Curiosity leads to patience and an open mind. Matthew Ricard, philosopher and Buddhist monk, levels criticism at social media for not promoting curiosity and open learning; “Young people have gone from conversation to connection. When you have 3,000 ‟friends” on Facebook, you can obviously not have a conversation. You just go online to talk about yourself, with a ‟regular” audience. Electronic conversations are terse, fast, and sometimes brutal. Human conversations, face to face, are of a different nature: they evolve more slowly, are more nuanced, and teach patience. In conversation, we are called upon to see things from another point of view, which is a necessary condition for empathy and altruism.”

“The most effective leaders look for ways to nurture their employees’ curiosity to fuel learning and discovery.”

In our work too, having a thirst for knowledge and experiment benefits the group and company at large. When we are curious, we face tough situations more creatively. Francesca Gino,  a behavioural scientist and  Professor at Harvard Business School reports that conflict is reduced when people are more curious: “My research found that curiosity encourages members of a group to put themselves in one another’s shoes and take an interest in one another’s ideas rather than focus only on their own perspective. That causes them to work together more effectively and smoothly: Conflicts are less heated, and groups achieve better results.” To some extent is feels like common sense, but curiosity is not always nurtured – especially when it treads a fine line to rule-breaking or process disruption. An ironic shame when she points out that “maintaining a sense of wonder is crucial to creativity and innovation. The most effective leaders look for ways to nurture their employees’ curiosity to fuel learning and discovery.”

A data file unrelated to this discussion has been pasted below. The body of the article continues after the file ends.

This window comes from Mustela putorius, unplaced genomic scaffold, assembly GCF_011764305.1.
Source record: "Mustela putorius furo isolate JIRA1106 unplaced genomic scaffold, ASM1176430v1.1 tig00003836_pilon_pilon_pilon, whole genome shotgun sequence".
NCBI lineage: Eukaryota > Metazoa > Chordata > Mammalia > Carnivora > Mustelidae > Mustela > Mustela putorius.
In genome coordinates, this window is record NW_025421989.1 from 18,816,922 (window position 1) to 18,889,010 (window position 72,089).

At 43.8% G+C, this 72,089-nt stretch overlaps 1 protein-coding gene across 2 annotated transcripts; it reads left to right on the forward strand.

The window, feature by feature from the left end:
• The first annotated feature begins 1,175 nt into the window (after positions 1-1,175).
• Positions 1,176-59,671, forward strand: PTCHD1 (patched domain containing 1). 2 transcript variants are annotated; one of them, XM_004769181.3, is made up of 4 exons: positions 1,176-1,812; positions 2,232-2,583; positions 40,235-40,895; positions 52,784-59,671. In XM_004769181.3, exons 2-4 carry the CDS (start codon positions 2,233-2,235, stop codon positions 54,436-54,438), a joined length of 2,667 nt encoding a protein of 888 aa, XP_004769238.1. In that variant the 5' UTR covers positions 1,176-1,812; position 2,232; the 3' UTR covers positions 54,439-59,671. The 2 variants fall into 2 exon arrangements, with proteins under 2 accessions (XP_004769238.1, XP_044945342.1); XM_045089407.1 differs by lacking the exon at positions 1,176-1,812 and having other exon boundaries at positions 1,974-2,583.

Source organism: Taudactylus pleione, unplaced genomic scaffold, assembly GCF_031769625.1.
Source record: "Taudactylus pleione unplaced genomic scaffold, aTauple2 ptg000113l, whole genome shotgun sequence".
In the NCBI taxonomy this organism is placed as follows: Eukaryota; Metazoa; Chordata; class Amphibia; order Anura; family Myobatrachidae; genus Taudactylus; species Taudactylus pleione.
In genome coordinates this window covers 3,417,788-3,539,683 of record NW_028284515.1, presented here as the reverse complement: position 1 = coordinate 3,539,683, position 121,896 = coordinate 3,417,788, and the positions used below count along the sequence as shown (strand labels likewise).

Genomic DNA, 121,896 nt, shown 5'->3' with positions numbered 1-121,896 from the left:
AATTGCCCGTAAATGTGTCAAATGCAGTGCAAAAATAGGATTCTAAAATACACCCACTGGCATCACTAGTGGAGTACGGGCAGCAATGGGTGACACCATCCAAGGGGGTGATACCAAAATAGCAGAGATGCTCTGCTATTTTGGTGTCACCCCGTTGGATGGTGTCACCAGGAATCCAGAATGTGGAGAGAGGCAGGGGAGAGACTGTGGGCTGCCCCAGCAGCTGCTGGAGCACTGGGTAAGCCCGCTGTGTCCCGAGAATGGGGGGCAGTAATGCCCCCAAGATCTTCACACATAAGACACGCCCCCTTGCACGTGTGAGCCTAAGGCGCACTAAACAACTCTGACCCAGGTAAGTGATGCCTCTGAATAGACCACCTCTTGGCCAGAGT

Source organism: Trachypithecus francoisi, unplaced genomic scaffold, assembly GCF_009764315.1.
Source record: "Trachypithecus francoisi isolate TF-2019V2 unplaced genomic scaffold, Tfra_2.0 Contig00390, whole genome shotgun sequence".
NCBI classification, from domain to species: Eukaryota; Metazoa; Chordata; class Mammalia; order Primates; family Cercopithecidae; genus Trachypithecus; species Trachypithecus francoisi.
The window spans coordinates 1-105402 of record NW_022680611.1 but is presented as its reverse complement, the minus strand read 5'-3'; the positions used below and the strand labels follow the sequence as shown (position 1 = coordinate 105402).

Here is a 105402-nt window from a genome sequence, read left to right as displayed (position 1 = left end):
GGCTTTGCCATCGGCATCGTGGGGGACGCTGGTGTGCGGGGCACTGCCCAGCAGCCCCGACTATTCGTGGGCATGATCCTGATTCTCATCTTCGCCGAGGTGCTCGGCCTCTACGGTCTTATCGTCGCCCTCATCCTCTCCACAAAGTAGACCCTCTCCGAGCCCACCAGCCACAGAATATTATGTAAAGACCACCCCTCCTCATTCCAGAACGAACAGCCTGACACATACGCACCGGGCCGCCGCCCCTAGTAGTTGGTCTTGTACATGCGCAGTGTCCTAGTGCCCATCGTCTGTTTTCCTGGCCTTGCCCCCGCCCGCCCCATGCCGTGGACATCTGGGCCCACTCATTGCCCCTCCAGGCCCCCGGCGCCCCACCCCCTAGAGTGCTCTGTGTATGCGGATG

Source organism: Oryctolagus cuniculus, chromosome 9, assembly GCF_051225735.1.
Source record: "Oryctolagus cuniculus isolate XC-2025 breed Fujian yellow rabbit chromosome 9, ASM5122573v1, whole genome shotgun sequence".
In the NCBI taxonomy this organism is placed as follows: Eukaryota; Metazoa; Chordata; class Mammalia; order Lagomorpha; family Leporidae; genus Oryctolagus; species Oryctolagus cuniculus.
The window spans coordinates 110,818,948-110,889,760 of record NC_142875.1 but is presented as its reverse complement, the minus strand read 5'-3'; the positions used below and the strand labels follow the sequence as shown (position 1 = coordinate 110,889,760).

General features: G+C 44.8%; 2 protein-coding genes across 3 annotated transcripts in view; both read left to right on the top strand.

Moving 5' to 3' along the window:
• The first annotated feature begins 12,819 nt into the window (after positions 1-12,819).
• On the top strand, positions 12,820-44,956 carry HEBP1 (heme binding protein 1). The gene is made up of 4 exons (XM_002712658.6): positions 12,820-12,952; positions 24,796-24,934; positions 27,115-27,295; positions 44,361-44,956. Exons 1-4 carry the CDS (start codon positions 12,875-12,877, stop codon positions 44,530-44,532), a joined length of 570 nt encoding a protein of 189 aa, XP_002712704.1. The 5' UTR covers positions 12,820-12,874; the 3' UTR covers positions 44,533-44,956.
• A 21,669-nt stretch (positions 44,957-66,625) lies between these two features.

The journey, not the destination

Sam Harris in this interview with Judson Brewer makes an astute point as to the lack of clear objective or reason for curiosity, using meditation as the explanation for this: “The joy of investigation is rewarding enough to keep our mind from wandering…there is really no such thing as boredom. Once you learn to meditate, you recognise boredom is just a failure to pay attention. Just with a modicum of curiosity, in this case as to what boredom actually is – how do you even know you’re bored? You know, it bites it’s own tail and you recognise, if you just pay attention to anything, any arbitrary object, the breath or anything else with sufficient focus, then boredom completely evaporates.”

Paying attention seems then to offer no conclusive purpose or destination, but simply keeps us moving and uncovering meaning in perpetuity to all that is around us.

Curiosity allows us to find challenging situations, bad experiences, unforeseen events all as an opportunity to find something out, to learn something simply for the sake of it, to witness something, partake or observe. When everything is interesting, nothing is limiting.